When the Kaiser Family Foundation asked voters to name the top health care issue that they wanted the candidates to discuss, affordability came out as number one in its October poll. By affordability, the voters meant how they are paying for health care and health insurance.
It shouldn't come as any surprise that voters are concerned about affordability. Victoria Knight, writing in the Wall Street Journal's blog, observes that the health insurance tab is creeping toward half of family income. Susan Block reports in USA Today that the average employee's health care costs, including premiums and out-of-pocket expenses, will increase 8.9% in 2009, far outstripping wage increases and overall inflation.
Making health care affordable to individuals and families should be a goal of health care reform. But health care also needs to be affordable to the country as a whole - that is, the nation has to be able to produce enough wealth to sustain a given level of health care spending, which is not the same thing as personal affordability.
On this score, the public is unconcerned. The same Kaiser tracking poll found that only 6% of voters identified "reducing the total amount the country spends on health care" and only 7% cited "reducing spending on government programs like Medicare/Medicaid" as issues that the candidates should address.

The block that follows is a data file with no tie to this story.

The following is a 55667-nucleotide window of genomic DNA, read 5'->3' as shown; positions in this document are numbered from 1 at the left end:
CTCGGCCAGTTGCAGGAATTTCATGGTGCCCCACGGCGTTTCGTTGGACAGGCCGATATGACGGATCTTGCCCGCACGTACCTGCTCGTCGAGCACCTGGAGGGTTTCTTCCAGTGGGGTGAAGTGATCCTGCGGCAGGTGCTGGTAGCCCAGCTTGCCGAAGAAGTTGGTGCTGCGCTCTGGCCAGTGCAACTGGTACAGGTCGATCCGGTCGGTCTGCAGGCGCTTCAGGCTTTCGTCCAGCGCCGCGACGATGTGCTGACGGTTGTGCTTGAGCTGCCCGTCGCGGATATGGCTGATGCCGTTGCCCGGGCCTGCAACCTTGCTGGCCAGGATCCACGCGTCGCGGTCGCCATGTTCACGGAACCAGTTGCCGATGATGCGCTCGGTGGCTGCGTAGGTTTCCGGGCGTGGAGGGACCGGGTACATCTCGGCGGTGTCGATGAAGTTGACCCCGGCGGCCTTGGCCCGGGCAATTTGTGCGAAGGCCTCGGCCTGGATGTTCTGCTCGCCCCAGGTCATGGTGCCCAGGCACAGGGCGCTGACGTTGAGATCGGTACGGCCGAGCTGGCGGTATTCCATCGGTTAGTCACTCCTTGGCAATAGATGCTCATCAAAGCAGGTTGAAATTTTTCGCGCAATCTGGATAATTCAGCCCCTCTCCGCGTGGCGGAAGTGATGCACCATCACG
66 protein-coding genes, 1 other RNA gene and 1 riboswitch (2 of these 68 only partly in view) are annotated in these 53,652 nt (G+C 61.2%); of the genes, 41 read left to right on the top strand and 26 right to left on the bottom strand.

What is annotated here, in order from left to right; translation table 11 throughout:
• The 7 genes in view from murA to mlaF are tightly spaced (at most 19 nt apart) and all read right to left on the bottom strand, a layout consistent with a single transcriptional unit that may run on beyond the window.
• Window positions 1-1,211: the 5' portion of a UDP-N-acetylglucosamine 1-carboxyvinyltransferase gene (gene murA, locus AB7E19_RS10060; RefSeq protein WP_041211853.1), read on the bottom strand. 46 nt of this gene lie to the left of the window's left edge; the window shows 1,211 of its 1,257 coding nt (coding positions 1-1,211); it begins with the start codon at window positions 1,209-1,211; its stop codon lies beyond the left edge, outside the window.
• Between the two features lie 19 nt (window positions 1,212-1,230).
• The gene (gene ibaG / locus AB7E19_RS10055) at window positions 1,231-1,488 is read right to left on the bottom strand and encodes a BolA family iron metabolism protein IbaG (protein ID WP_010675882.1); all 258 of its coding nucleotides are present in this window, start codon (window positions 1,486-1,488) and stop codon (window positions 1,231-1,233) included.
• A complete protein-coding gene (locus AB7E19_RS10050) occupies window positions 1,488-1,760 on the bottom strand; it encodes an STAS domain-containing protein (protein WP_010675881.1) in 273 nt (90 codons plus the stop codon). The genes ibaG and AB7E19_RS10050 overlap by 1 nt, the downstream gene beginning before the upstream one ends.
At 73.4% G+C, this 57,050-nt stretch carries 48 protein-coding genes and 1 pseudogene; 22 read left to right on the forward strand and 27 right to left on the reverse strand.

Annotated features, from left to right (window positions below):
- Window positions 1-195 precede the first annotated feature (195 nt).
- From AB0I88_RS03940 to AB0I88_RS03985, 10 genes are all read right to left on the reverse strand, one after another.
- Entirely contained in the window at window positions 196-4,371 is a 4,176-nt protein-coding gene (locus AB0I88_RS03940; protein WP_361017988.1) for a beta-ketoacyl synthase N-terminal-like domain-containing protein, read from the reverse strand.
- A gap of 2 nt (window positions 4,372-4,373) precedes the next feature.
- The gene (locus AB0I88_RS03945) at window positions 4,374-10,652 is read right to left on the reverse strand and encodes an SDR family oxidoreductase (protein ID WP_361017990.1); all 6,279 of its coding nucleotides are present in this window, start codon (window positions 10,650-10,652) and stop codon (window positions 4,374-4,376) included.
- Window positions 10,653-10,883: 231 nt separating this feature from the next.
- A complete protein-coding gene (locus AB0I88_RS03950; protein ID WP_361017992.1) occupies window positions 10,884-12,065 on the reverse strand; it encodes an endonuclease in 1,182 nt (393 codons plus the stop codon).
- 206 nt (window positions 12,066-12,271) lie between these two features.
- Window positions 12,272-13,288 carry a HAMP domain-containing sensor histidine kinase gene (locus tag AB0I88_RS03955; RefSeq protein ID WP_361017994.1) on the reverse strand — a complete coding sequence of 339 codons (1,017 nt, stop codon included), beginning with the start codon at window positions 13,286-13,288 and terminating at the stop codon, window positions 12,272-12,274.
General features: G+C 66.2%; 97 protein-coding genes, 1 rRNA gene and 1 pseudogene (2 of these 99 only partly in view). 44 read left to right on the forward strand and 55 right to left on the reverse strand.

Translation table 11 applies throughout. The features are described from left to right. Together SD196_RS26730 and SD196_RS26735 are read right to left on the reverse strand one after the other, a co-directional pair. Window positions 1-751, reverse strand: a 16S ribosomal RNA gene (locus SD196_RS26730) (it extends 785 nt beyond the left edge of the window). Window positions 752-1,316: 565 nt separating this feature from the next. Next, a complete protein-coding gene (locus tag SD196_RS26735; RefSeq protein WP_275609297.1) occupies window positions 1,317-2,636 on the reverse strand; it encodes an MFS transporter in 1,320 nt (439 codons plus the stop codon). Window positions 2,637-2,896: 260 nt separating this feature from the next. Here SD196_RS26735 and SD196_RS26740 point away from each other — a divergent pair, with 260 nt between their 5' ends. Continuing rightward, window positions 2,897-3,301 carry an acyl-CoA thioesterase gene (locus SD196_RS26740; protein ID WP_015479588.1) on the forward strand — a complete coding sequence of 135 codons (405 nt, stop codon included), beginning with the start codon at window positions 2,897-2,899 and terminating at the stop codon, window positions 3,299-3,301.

In my mind, reducing (or at least limiting the rate of increase) in health care spending is the central issue. One could envision reforms that on paper make health care affordable to individuals, such as by capping out-of-pockets costs or premiums, but bankrupt the country in the process. In reality, the only effective way to make health care affordable is to lower health care spending.
The problem is that controlling health care costs will require trade-offs that the public seems disinclined to consider, such as restrictions on access to tests or procedures of uncertain value.
Let's not blame the voters though. Politicians haven't been profiles in courage in explaining why the country needs to reduce health care spending, and how. Nor have stakeholders - hospitals, health plans, unions, drug companies, device manufacturers, and yes, organized medicine - been rushing to say what they're willing to give up to lower spending. (Each is pretty good though at pointing out how someone else should cut their spending.)
Today's questions: What do you think can be done to make health care affordable - not only to individuals, but the country as a whole? What should physicians be willing to give to help cut spending?